Dogs are some of our most curious pets, and if you let them out in the backyard, don't be surprised when their little snouts investigate every little thing that's growing out there. While this may seem like harmless, everyday play, it's important to know which plants are safe for your pets to chew a little, and what plants are dangerous to their health. The following plants are on the no-no list for dogs, so protect your treasured canines from these common garden staples.

Some pets will go years in the vicinity of these plants and never get sick, but if that's been your experience you're probably more lucky than anything else as your dog or cat just hasn't ventured into those plants yet. If you do have these in your yard, be aware of common symptoms of animal poisoning: your cat or dog may be itchy and red if the item is an irritant, or they may have excess drool, difficulty breathing, a fast heart rate, vomiting, or diarrhea. The best way to ensure your pet is safe is to know exactly which items are off-limits.

Chrysanthemums, Foxglove, and Lily-of-the-Valley

Purple foxglove blooms

These beautiful plants are popular adornments for a garden because of the shade they provide, but make sure your dogs don't get too close! These can be very dangerous to pets, so if you know you're going to include some of these beautiful flowers in your space, consider planting them in hanging baskets where their poisonous properties are out of reach of dogs, or in window boxes high enough that no dog will interact with them.

English Ivy, Morning Glory, and Clematis

Many yards in temperate areas have naturally occurring clematis and morning glory, vines with purple flowers draped over many surfaces. They can be very pretty, but they're also harmful to pets who may want to nibble on them. For the sake of both your pets and your garden, it's worth it to root these out as soon as possible. Left unchecked, clematis tends to grow wildly and encroach on other plants and areas, strangling your gardens' resources. Some consider these vines nothing more than an invasive weed, so with your dog's safety also on the line, don't think twice.

Boxwood and Azaleas

These popular shrubs are great for forming nice hedges, but they may be a better bet for the parts of the yard where your cats and dogs don't go. Azaleas in particular are considered poisonous to both cats and dogs. Many cats and dogs will have the sense to avoid chewing on the hedges, but if you see any symptoms of poisoning after they are near these plants, consider keeping pets away from them permanently.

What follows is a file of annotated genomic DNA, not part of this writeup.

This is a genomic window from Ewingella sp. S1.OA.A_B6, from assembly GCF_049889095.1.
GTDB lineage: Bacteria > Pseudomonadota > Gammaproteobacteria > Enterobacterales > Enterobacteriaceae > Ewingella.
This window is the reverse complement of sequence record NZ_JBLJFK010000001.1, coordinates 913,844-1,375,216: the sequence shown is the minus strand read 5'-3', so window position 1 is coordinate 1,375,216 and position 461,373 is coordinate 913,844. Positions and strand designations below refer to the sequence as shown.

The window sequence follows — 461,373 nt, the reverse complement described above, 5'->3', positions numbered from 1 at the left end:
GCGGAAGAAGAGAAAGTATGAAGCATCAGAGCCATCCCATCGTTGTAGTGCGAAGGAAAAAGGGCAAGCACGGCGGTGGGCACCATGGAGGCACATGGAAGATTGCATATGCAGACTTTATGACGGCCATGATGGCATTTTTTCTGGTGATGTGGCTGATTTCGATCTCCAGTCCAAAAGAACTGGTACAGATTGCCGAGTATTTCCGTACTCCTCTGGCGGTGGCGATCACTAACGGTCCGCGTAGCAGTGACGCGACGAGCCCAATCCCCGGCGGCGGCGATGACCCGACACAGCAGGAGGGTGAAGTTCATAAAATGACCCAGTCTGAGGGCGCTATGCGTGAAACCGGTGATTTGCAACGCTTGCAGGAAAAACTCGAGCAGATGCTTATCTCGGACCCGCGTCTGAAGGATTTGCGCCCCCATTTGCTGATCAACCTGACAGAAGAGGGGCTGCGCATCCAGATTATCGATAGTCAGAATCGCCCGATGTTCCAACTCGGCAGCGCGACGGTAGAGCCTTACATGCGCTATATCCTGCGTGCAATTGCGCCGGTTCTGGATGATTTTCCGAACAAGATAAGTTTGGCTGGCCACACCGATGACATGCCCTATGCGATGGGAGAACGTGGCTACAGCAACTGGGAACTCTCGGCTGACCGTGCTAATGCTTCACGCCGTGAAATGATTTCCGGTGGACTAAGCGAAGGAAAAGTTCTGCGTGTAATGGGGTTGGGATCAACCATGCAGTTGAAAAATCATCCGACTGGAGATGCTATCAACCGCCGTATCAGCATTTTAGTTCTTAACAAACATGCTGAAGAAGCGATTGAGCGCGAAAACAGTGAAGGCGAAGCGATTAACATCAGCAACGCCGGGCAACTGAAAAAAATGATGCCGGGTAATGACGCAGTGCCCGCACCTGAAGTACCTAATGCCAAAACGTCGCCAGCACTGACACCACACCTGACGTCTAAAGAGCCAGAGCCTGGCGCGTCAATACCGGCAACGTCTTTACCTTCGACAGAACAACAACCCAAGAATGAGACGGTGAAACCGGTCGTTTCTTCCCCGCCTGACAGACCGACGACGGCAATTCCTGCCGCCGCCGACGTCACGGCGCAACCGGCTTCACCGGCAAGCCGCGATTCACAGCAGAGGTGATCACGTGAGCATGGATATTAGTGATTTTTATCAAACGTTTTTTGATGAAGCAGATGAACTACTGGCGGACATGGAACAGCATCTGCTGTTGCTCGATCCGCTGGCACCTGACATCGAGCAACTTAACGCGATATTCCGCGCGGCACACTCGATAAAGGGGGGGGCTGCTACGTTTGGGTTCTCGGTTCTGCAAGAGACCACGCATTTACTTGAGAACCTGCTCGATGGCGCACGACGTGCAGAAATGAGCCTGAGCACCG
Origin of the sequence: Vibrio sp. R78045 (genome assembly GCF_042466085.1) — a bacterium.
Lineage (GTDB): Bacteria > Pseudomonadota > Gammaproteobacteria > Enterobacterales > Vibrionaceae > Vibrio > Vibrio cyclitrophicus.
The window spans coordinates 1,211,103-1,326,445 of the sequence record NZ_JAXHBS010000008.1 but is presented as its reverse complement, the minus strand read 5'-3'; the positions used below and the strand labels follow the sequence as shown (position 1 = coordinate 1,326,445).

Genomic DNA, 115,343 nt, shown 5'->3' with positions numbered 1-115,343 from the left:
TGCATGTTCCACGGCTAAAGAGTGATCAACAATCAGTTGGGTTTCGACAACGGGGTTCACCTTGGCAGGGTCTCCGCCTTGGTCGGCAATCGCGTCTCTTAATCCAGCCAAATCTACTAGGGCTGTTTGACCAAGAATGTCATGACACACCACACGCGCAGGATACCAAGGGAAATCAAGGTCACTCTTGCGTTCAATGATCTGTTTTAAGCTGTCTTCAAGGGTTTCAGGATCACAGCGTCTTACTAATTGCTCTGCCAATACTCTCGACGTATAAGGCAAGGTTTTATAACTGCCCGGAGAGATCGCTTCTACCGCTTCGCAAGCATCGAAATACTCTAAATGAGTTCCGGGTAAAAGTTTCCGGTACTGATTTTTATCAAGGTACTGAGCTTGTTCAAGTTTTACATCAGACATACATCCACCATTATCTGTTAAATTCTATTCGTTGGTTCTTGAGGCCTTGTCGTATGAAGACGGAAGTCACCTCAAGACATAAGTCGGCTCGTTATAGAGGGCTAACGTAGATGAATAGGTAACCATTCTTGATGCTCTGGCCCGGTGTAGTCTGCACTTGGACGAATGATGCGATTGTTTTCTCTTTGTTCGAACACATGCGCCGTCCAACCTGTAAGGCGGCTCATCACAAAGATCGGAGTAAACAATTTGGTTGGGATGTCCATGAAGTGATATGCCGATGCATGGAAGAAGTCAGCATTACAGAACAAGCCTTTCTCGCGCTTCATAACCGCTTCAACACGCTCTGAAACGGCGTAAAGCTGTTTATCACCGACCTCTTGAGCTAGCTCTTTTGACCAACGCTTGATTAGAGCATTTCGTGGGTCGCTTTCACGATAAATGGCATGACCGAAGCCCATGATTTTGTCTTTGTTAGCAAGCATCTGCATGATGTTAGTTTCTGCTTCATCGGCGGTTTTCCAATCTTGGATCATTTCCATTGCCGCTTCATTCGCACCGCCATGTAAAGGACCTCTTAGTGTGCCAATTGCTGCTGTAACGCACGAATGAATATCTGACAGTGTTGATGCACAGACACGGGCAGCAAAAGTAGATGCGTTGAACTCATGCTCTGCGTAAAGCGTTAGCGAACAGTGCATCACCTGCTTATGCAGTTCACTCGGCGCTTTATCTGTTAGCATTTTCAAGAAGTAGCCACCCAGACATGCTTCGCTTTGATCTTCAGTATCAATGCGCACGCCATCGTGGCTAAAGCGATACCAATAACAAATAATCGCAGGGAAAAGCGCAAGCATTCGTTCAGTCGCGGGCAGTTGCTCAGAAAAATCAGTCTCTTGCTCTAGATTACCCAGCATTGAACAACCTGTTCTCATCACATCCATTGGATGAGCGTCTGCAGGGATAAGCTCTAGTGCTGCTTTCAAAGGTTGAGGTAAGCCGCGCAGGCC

Daffodil and Autumn Crocus

Dog laying on grass looking at flowers

These popular yard plants are especially bad for dogs, and cats don't do well with the crocus. There are two types of crocus, the spring blooming variety and the autumn crocus. While it's a common misconception that only the autumn blooms are poisonous to dogs, spring crocus is harmful to pets too. Spring crocus can cause gastrointestinal issues in pets such as drooling, vomiting, and diarrhea and the autumn crocus, which contains the toxic alkaloid colchicine, can be deadly poisonous for dogs.

When you see them coming up in your yard, you can either put barriers between your pets and these plants, or you can keep a sharp eye out for whether they are drawn to try a nibble.

Sago Palm

Potted Sago Palm tree in front of white bricks

Sago palms are gorgeous, but that appearance comes with a steep price as they cause many different symptoms of poisoning in both dogs and cats when ingested. If you want to keep a potted sago palm, make sure it's kept an in area where your pets won't venture. Sago palms are sometimes kept as houseplants, which makes them especially risky. You may be vigilant enough to keep on eye on your pet's grazing when you're in the yard with them, but not necessarily as attentive when indoors and the houseplant is no fun for your domesticated friends.

Amaryllis

These beautiful plants are a popular indoor bulb, but many people plant them outdoors in order to see them bloom year after year. If you have an outdoor cat or a dog that roams near that bed, make sure to keep them away, since Amaryllis are toxic to both animals.

Chives, Garlic, and Onions

Rottweiler sitting between raised bed gardens

These tasty garden edibles are not tasty for dogs! Don't let your canine visit the onion and garlic patch. If possible, keep separate fenced areas for the slow growing roots and for the dog when he's out. The strong aroma of these plants could pique your dogs curiosity, but these plants are bad for him and not worth the risk.

If one or two of these plants are available in your yard, the chances are that your animals will instinctively aim for plants that aren't harmful to them. However, especially with plants that aren't part of the local landscape, your pet could be confused about what they are and not be able to help themselves from investigating them by taking a bite. If you have a dog that really likes to chew things up, this is especially important.

By keeping these plants out of reach of dogs and other pets, or just not planting them in the first place, you can have a fulfilling garden while still protecting your pet's health. More than anything, consider keeping an eye on your pet when they are rooting around in new plants as they go on walks, since they can easily encounter an unfamiliar plant and think it might be a good idea to take a nibble.